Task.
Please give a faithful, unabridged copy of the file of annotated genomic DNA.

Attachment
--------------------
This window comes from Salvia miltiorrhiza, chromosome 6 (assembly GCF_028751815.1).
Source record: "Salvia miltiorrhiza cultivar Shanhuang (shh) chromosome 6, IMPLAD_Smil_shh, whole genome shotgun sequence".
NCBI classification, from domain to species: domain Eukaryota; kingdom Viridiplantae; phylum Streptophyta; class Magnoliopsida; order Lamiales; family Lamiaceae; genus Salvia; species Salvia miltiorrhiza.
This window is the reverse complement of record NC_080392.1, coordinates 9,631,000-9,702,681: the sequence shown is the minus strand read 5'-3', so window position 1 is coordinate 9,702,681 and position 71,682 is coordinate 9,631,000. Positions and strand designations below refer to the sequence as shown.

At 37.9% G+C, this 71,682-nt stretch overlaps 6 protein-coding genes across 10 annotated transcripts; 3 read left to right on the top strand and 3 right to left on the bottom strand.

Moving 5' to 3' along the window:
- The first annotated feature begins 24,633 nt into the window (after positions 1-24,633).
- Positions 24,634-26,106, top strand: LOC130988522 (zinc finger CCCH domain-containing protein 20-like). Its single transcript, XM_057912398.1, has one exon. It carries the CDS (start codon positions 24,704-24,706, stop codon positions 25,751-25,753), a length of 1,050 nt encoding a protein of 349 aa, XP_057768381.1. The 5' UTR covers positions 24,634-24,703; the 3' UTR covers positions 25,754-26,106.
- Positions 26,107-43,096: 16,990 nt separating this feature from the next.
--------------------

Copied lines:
This window comes from Salvia miltiorrhiza, chromosome 6 (assembly GCF_028751815.1).
Source record: "Salvia miltiorrhiza cultivar Shanhuang (shh) chromosome 6, IMPLAD_Smil_shh, whole genome shotgun sequence".
NCBI classification, from domain to species: domain Eukaryota; kingdom Viridiplantae; phylum Streptophyta; class Magnoliopsida; order Lamiales; family Lamiaceae; genus Salvia; species Salvia miltiorrhiza.
This window is the reverse complement of record NC_080392.1, coordinates 9,631,000-9,702,681: the sequence shown is the minus strand read 5'-3', so window position 1 is coordinate 9,702,681 and position 71,682 is coordinate 9,631,000. Positions and strand designations below refer to the sequence as shown.

At 37.9% G+C, this 71,682-nt stretch overlaps 6 protein-coding genes across 10 annotated transcripts; 3 read left to right on the top strand and 3 right to left on the bottom strand.

Moving 5' to 3' along the window:
- The first annotated feature begins 24,633 nt into the window (after positions 1-24,633).
- Positions 24,634-26,106, top strand: LOC130988522 (zinc finger CCCH domain-containing protein 20-like). Its single transcript, XM_057912398.1, has one exon. It carries the CDS (start codon positions 24,704-24,706, stop codon positions 25,751-25,753), a length of 1,050 nt encoding a protein of 349 aa, XP_057768381.1. The 5' UTR covers positions 24,634-24,703; the 3' UTR covers positions 25,754-26,106.
- Positions 26,107-43,096: 16,990 nt separating this feature from the next.